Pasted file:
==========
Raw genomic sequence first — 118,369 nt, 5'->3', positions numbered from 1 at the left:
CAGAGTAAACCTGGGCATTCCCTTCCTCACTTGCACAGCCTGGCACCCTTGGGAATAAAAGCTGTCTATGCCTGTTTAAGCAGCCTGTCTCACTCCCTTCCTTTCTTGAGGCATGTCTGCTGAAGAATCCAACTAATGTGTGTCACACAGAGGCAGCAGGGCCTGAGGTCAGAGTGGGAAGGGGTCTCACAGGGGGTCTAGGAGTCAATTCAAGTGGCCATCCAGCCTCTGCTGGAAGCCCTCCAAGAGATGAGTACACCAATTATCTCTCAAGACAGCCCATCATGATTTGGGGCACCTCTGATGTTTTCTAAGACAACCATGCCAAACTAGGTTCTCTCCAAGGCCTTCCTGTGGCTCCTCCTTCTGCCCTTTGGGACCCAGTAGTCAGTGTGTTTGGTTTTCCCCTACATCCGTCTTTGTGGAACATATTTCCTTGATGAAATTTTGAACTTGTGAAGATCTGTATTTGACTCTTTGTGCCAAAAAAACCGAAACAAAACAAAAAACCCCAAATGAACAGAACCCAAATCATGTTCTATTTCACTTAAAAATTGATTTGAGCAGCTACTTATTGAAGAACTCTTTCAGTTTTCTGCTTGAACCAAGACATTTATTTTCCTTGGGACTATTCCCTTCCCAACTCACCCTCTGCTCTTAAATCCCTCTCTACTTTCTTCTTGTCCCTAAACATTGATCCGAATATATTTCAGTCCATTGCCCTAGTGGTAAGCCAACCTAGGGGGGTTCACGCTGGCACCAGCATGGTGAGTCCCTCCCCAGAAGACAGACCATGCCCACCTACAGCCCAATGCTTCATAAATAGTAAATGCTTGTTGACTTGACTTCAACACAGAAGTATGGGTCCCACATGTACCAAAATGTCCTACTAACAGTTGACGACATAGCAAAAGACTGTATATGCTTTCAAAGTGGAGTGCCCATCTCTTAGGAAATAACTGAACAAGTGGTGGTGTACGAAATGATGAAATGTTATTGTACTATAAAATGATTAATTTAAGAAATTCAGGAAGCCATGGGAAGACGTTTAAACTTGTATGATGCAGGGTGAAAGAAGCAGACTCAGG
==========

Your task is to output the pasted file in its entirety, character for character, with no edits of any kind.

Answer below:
Raw genomic sequence first — 118,369 nt, 5'->3', positions numbered from 1 at the left:
CAGAGTAAACCTGGGCATTCCCTTCCTCACTTGCACAGCCTGGCACCCTTGGGAATAAAAGCTGTCTATGCCTGTTTAAGCAGCCTGTCTCACTCCCTTCCTTTCTTGAGGCATGTCTGCTGAAGAATCCAACTAATGTGTGTCACACAGAGGCAGCAGGGCCTGAGGTCAGAGTGGGAAGGGGTCTCACAGGGGGTCTAGGAGTCAATTCAAGTGGCCATCCAGCCTCTGCTGGAAGCCCTCCAAGAGATGAGTACACCAATTATCTCTCAAGACAGCCCATCATGATTTGGGGCACCTCTGATGTTTTCTAAGACAACCATGCCAAACTAGGTTCTCTCCAAGGCCTTCCTGTGGCTCCTCCTTCTGCCCTTTGGGACCCAGTAGTCAGTGTGTTTGGTTTTCCCCTACATCCGTCTTTGTGGAACATATTTCCTTGATGAAATTTTGAACTTGTGAAGATCTGTATTTGACTCTTTGTGCCAAAAAAACCGAAACAAAACAAAAAACCCCAAATGAACAGAACCCAAATCATGTTCTATTTCACTTAAAAATTGATTTGAGCAGCTACTTATTGAAGAACTCTTTCAGTTTTCTGCTTGAACCAAGACATTTATTTTCCTTGGGACTATTCCCTTCCCAACTCACCCTCTGCTCTTAAATCCCTCTCTACTTTCTTCTTGTCCCTAAACATTGATCCGAATATATTTCAGTCCATTGCCCTAGTGGTAAGCCAACCTAGGGGGGTTCACGCTGGCACCAGCATGGTGAGTCCCTCCCCAGAAGACAGACCATGCCCACCTACAGCCCAATGCTTCATAAATAGTAAATGCTTGTTGACTTGACTTCAACACAGAAGTATGGGTCCCACATGTACCAAAATGTCCTACTAACAGTTGACGACATAGCAAAAGACTGTATATGCTTTCAAAGTGGAGTGCCCATCTCTTAGGAAATAACTGAACAAGTGGTGGTGTACGAAATGATGAAATGTTATTGTACTATAAAATGATTAATTTAAGAAATTCAGGAAGCCATGGGAAGACGTTTAAACTTGTATGATGCAGGGTGAAAGAAGCAGACTCAGG